Blurry shots question

Discussion in 'Photography Beginners' Forum' started by TiCoyote, Jul 20, 2010.

  1. TiCoyote

    TiCoyote TPF Noob!

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    I'm having a problem with blurry or soft shots.

    When I set the aperture to 2.8 (wide open) and I'm shooting something at a distance (20+ ft) I'm getting shots that come out blurry or soft. Even if I set the shutter speed to 1/2000, I still get this.

    I'm shooting with a 50D, Tamron 28-75 f/2.8, and a cir-pol filter. When I shoot objects from close up, maybe 5 ft away, I don't have this problem.

    [​IMG]

    F 2.8
    70mm focal length
    1/2000 sec
    ISO 250
    Aperture Priority
     
  2. Dominantly

    Dominantly TPF Noob!

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    Depth of field- Learns it. ;)

    Familiar with how your aperture effects your depth of field, or the sharpness of the part of the photo leading up to your subject, and after your subject (subject being where you put your focal point)?

    The lower the number of your aperture (larger the opening in the lens), the more narrow your DOF. For example:
    I took this shot of my remote on the back of the couch. I shot this with a 50mm at f/1.4, with the focal point placed on the round center button. You can see how the focal plane is pretty darn thin, and this was me fairly darn close to the remote. If I was trying to focus on a small subject and it, or I moved; it would throw the shot off and I would have a soft subject.
    [​IMG]

    When you zoom, you amplify this.


    So you see, it doesn't matter how fast your shutter speed is if you don't have your aperture right for the subject at hand, or the intended look of your photo.

    For your shot above, I would take your aperture and put it around f/16 and then focus slightly in front of your subject (geese) and you'll have a nice sharp image. Don't forget to keep your shutter speed number equal to or higher then your focal length to help with the motion blur of a hand held shot.

    Here is a DOF calculator and graphic rep to see how this all works.
    http://www.dofmaster.com/dofjs.html
    I put in your info and it confirmed my guess that your dof was .65 feet, or really small.
     
    Last edited: Jul 20, 2010
  3. freeze3kgt

    freeze3kgt TPF Noob!

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    maybe its the lens? do you have this problem with only that lens? if not maybe your out of focus

    if he was trying to get the geese in focus i would assume at 2.8 at least one of them would be pretty sharp
     
  4. Petraio Prime

    Petraio Prime TPF Noob!

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    If you choose about 1/250 sec your dof will be greater and the lens will be sharper. The ducks are in focus. Objects in front of and behind them are out of focus because the lens is wide open. Also, a lens of this sort is not the sharpest at wide open. A Canon-brand lens is likely to be better. Perhaps now you understand why people pay big money for good lenses.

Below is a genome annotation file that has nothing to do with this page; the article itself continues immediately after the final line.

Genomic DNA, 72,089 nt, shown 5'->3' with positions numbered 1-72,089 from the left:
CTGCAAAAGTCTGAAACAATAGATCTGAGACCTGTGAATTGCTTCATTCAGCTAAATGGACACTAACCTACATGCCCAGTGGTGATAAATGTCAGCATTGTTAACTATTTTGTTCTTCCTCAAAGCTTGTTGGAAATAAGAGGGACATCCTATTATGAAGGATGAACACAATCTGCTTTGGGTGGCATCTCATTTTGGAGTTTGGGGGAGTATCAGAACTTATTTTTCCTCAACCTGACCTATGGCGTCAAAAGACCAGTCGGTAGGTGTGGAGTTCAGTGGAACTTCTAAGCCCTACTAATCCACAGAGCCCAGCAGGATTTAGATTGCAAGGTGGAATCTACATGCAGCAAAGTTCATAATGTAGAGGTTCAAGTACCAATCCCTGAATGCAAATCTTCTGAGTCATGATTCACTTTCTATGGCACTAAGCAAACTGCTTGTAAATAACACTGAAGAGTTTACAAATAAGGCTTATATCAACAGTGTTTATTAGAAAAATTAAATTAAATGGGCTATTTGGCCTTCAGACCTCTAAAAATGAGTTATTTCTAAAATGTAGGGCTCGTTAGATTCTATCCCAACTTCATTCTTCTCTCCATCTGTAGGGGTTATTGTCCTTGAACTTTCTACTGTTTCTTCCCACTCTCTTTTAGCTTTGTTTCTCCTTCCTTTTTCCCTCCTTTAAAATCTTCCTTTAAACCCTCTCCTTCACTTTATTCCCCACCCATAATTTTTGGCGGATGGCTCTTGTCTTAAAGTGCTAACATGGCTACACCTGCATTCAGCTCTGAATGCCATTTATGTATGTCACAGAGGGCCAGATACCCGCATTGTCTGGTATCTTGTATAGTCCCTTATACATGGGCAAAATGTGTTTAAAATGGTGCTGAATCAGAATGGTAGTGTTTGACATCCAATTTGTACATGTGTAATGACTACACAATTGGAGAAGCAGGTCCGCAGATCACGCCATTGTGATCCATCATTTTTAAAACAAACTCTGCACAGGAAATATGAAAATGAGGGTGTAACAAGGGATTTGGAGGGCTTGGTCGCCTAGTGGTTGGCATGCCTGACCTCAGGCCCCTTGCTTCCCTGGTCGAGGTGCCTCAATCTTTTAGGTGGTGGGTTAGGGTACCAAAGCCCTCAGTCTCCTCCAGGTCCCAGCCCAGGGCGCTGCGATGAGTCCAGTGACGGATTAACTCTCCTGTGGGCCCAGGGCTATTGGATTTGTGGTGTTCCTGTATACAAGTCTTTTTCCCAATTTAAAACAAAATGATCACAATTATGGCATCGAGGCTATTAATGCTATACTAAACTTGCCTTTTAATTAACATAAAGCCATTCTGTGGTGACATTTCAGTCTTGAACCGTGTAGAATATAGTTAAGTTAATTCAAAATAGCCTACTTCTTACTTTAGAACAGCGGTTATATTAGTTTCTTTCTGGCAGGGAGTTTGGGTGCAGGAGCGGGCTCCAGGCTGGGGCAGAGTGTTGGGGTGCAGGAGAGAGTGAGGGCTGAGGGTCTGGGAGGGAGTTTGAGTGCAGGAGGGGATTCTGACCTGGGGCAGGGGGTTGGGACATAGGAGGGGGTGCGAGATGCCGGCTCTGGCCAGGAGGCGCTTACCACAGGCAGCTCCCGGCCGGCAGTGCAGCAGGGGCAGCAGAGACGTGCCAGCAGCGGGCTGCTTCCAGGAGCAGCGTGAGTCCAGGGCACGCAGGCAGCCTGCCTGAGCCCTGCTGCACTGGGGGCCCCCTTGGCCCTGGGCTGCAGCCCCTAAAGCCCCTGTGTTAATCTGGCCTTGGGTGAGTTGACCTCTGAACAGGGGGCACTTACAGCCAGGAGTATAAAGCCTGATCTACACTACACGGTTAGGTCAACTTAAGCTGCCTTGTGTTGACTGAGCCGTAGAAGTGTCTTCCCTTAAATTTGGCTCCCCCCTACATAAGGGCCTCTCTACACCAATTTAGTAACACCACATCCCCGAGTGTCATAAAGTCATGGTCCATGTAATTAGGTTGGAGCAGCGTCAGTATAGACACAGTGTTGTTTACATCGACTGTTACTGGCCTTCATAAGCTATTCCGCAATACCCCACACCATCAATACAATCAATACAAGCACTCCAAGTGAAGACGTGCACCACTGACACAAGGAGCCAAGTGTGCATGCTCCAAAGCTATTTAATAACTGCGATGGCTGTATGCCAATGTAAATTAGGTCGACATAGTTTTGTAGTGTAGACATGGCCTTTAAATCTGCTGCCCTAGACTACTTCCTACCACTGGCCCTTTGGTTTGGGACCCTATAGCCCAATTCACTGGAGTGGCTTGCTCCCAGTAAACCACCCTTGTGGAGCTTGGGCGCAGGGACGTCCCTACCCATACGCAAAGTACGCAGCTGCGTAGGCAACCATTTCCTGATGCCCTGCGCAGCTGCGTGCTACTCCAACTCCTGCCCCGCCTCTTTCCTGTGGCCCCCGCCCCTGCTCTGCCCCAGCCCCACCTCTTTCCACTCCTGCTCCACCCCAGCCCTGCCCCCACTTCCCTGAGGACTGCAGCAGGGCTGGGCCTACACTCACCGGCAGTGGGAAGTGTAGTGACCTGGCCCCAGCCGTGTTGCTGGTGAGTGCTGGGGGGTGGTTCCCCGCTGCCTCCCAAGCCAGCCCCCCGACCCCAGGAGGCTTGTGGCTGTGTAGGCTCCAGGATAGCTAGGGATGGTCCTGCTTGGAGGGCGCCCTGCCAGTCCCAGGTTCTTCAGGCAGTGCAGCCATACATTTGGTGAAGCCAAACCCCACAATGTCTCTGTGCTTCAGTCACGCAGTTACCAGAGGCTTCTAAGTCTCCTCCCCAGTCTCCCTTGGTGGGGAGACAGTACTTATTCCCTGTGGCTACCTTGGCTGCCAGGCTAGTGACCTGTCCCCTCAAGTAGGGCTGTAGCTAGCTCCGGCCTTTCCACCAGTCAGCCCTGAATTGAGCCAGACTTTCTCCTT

5. Alpha

    Alpha Troll Extraordinaire

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    Have you been drinking?
     
  6. KmH

    KmH Helping photographers learn to fish Supporting Member

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    There are not many lenses that focus sharply at maximum aperture.

    You don't mention which CPL filter you use on the lens. A cheap CPL is worse than a cheap UV because there are 2 pieces of glass in a CPL filter one on the front that can be rotated and a second one behind that.

    A CPL also is going to lower the amount of light available for auto focus by up to 2 stops.
     
  7. Alpha

    Alpha Troll Extraordinaire

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    If there is enough light to expose correctly at 1/2000 then how would the AF have problems due to low light?
     
  8. Petraio Prime

    Petraio Prime TPF Noob!

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    The optimum aperture on such lenses is closer to f/5.6 or f/8. Clearer now?
     
  9. Petraio Prime

    Petraio Prime TPF Noob!

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    I did not notice the circular polarizer was used. It may be less than stellar in performance.
     
  10. TiCoyote

    TiCoyote TPF Noob!

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    Petraio, the Tamron 28-75 gets consistently good reviews. Even though it is not the same quality as a Canon-L, this is a pretty easy shot, and I would hope that at least one of the geese would be in focus.

    KmH, the filter is a "Sunpak - Made in Japan." True, it's not the best filter, but I've taken photos with and without it, and it seems to do the job.

    Regardless of the quality of the lens or the quality of the filter, why are my close-ups coming out, but my longer shots are soft?
     
  11. AverageJoe

    AverageJoe TPF Noob!

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    The 50D (like most Canon's) has several AF points to which the camera sets focus to, I would suggest you set yours to the center point as opposed to all AF points (default setting).

    Also, can you re-post that image (or link to a file) that has the EXIF data in it. Is there any possibility you accidentally hit the MF switch on your lens? Or perhaps it didn't lock in enough?

    Lots of possibilities, but I'm not seeing anything in that photo that is in focus.
     
  12. AverageJoe

    AverageJoe TPF Noob!

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    Oh one more thing, some lenses have settings (or switches) so that they only focus close or far, does yours have one? I'm not privy to Sigma/Tamaron.
     

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